Farmer says current spray drift just the tip of the iceberg

Coonamble farmer John Single speaks out on spray drift


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Coonamble grower, John Single, "Narratigah"

Coonamble grower, John Single, "Narratigah"

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Coonamble farmer John Single speaks out on spray drift

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Following the spate of news regarding the alleged spray drift in the Walgett shire and beyond, Coonamble farmer, John Single says growers need to step up when it comes to spray drift. 

The recent publicity surrounding herbicide damage to cotton crops is just the tip of the iceberg.

Phenoxy damage to cotton is dramatic in that it is highly visible and can be hugely detrimental to yield.

Hence cotton receives the publicity, and unfortunately, in the eyes of some farmers, cotton growers are seen as the bad guys, as they restrict the use of herbicides in cotton growing areas.

What rubbish.

We all have a very clear obligation to contain all pesticides to their intended target, legally, morally and most importantly environmentally.

We all have a very clear obligation to contain all pesticides to their intended target, legally, morally and most importantly environmentally. - John Single

All too frequently we are seeing herbicide damage to all types of crops and from the various chemical groups, not as obvious as cotton, but it is occurring.

We see it in leaf discolouration, irregular plant growth, reduced or lost tillers and in worst instances plant death.

How often do we drive through cropping areas and witness the obvious damage to the trees, or drift onto pasture country.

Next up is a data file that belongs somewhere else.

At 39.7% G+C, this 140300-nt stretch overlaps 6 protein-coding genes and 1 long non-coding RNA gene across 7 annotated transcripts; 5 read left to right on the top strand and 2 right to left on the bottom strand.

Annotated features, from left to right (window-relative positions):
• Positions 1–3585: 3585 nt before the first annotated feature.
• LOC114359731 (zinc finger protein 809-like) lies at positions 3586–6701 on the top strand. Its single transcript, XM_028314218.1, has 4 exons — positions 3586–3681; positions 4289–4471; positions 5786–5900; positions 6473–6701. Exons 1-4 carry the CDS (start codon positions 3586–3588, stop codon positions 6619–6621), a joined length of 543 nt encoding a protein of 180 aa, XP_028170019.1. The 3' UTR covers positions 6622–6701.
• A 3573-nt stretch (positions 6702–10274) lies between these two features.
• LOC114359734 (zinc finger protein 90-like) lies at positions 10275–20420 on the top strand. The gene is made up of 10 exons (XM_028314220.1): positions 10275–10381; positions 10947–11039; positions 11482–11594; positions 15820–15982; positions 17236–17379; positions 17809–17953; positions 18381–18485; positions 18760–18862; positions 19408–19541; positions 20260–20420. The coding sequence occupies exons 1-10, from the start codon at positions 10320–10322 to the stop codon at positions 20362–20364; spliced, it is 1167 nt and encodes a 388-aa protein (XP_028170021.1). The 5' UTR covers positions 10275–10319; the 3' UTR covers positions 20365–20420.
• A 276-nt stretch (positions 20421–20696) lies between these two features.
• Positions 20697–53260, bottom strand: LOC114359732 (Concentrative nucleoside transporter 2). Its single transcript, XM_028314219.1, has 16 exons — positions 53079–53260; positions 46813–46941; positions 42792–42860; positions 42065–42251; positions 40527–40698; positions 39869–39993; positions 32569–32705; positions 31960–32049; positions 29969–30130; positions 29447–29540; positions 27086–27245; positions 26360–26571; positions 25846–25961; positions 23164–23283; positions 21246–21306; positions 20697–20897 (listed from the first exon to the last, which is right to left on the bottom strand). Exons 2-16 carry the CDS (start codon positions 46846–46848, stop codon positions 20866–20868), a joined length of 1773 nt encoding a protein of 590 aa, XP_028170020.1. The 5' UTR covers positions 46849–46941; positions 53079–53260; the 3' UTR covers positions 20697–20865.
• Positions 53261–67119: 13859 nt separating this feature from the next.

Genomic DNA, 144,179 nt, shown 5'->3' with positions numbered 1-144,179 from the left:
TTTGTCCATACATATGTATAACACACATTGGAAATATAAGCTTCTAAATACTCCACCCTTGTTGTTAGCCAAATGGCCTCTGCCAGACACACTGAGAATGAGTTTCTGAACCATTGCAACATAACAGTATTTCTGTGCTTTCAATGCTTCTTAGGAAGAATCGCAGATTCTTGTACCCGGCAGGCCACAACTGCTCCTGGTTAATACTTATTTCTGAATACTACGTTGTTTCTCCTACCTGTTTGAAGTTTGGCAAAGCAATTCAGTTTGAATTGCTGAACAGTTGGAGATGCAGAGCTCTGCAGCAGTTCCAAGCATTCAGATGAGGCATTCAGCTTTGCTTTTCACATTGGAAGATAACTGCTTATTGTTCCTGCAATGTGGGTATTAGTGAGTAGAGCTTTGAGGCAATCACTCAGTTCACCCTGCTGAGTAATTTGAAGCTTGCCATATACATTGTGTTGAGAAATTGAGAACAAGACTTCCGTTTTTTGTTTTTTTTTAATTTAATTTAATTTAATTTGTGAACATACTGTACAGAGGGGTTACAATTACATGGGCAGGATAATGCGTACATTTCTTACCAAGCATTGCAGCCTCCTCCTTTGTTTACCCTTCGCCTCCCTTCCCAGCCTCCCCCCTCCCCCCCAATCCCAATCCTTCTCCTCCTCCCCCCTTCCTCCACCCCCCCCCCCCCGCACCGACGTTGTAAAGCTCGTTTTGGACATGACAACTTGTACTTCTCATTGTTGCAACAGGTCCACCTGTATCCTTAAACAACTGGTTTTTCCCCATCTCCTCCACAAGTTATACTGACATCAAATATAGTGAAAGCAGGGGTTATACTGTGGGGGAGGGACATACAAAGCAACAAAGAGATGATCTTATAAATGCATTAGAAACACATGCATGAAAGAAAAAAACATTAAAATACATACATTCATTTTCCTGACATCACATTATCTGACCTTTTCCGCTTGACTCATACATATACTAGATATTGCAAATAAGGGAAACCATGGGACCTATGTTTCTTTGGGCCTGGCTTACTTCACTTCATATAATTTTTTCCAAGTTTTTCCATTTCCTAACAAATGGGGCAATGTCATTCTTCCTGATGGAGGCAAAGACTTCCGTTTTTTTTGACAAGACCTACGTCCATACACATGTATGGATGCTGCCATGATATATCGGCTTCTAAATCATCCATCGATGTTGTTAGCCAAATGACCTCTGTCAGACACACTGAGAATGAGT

In isolated instances traces of paraquat has been detected in grain.

That is frightening.

And what is that distortion in my garden plant and why did that garden plant die?

As a grower who helped develop our current zero tillage cropping systems in the 1980’s and proudly promoted “maximum sustainable economic yield” through zero tillage in the early 1990’s, it is way past time to speak out about pesticide damage that is occurring in this great industry of ours.

We own the industry, we are causing the problem and we must fix it.

If we choose to do nothing, there is no doubt that in time the problem will be fixed for us.  

Take for example the European Union (EU), where the purchase and use of some pesticides is monitored and controlled. 

The EU recently reviewed the use of glyphosate, where it’s use has been approved for a further five years in a close vote.

The implications of Australian farmers loosing glyphosate would be horrendous for farmers and the environment.

Won’t happen you say? remember Helix.

There is no debating that the current situation is unacceptable, it simply must change.

The choices are simple, do nothing and watch government cover the agricultural industry with red tape, and or have certain pesticides banned because of irresponsible use, or we self  regulate.

Self regulation could take many forms, education is the obvious starting point.